Omigod. I just read the amalah.com post and I am holding my sides laughing. Actually I'm doing that Suzanne Somers kind of snort and my SO is looking at me strangely.

And peeps, this is one thread you really should read from start to finish. Trust me.

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#74 Bux

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Posted 03 January 2006 - 11:20 PM

I think that therre is a huge difference between what happened to me at Per Se and what has been described here. While I was being discreet at Per Se, they did ask nicely and I nicely complied. They did not threaten me in any way or try to make me give up the photos that I had already taken. They simply asked. I have no problem with that even though I would have preferred to continue photographing. I would have had a huge problem with Chef greenwood's approach.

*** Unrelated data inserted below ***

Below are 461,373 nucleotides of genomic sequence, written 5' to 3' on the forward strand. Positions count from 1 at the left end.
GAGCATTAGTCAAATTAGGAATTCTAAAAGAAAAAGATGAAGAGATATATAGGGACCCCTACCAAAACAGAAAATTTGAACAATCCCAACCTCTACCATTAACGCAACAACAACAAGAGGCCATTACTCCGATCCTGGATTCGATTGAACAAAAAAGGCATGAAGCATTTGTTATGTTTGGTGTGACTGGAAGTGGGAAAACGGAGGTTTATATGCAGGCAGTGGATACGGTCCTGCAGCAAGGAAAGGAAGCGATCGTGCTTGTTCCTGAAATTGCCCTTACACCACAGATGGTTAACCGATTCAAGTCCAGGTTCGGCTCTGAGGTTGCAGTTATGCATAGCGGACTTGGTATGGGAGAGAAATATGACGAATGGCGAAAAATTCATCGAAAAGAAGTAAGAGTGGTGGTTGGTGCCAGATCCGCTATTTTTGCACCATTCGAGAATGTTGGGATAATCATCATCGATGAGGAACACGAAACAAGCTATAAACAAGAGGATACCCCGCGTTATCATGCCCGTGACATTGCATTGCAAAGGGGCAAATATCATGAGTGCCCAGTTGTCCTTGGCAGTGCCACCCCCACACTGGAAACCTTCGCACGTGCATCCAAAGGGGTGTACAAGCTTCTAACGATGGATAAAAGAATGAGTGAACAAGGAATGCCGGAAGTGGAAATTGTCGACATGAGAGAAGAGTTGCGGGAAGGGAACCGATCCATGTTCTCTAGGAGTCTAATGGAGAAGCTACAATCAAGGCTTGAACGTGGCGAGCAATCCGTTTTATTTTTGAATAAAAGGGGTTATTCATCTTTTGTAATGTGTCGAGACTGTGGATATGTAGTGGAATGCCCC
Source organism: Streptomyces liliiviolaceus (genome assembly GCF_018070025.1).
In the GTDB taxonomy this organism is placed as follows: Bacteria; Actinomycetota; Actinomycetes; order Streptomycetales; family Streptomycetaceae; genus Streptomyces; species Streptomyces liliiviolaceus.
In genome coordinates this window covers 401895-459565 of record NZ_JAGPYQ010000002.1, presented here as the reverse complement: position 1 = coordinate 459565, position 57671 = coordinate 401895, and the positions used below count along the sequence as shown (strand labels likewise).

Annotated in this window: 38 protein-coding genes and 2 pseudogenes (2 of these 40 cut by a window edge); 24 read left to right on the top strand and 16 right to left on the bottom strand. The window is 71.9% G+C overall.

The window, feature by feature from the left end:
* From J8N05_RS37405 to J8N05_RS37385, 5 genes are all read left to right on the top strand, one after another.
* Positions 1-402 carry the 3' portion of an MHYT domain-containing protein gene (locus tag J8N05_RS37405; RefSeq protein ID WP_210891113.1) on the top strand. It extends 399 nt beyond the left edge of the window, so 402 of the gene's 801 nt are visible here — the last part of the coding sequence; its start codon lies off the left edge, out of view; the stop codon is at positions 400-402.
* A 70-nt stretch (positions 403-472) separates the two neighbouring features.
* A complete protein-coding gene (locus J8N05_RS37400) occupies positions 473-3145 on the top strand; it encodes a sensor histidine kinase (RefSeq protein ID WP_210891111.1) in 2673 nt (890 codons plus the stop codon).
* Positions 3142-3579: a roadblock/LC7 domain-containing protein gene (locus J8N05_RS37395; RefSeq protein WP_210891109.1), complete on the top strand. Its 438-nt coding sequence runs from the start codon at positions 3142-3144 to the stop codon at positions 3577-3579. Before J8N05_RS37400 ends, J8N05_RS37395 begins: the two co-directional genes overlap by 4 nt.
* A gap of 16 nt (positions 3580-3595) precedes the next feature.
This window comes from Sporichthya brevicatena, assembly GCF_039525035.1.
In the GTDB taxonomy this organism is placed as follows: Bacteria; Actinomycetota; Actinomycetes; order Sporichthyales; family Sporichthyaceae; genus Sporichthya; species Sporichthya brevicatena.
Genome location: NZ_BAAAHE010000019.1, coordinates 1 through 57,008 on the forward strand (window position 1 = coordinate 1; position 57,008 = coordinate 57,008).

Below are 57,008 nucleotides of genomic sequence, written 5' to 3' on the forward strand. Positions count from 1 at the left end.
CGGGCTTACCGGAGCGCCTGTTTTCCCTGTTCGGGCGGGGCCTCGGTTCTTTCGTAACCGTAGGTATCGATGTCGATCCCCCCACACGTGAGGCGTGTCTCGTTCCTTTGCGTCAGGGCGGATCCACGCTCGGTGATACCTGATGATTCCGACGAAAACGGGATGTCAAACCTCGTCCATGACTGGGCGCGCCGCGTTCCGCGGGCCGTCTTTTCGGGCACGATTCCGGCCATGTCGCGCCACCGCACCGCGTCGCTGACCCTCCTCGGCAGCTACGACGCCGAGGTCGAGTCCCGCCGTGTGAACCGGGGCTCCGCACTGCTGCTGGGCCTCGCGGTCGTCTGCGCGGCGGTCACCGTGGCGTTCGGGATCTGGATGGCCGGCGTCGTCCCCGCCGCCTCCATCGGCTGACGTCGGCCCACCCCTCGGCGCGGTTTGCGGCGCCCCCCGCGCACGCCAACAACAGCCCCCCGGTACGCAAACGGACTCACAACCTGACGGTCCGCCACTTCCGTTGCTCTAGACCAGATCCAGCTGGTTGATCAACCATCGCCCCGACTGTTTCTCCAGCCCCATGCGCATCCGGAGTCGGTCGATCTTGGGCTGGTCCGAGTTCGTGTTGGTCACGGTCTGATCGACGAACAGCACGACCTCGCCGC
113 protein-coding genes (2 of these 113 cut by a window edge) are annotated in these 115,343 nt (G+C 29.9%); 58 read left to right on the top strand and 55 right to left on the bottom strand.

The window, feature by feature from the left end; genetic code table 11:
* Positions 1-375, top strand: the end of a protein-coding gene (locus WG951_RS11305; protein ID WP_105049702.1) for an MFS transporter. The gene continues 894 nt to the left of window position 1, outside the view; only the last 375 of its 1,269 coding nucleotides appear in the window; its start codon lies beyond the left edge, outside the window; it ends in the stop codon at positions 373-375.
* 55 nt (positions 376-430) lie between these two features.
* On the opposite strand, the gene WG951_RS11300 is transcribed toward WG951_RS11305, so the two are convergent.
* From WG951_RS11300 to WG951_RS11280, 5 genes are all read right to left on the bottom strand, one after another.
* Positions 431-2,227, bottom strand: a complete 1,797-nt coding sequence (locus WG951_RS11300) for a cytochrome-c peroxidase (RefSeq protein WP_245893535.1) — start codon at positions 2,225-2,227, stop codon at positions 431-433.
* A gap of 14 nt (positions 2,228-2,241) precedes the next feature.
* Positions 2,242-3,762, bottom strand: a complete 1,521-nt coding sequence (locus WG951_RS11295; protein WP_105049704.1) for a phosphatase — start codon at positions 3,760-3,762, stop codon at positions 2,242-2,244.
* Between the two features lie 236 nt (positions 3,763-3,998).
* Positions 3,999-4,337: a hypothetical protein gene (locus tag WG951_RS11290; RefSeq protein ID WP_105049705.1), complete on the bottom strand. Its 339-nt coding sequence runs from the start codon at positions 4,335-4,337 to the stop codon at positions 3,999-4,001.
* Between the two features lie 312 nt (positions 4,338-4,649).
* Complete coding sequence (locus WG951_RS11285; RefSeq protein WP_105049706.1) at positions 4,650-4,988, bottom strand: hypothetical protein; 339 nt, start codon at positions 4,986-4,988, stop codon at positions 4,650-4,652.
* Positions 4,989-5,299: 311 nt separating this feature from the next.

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There are restaurants in which I feel comfortable taking photos of the food and those in which I am far less comfortable just pulling a camera out of my pocket. I think the appearance of a mobile phone, or a camera, can be seen as disruptive by some. If a chef or restaurant owner feels it is disruptive to his environment, or even if he just fears it may be to some of his diners, I would have no problem honoring his request not to take photos, just as I am willing to abide by any dress code. Of course I reserve the right to eat elsewhere if I find his rules are unreasonable, but I understand his need to maintain the ambience he's trying to sell.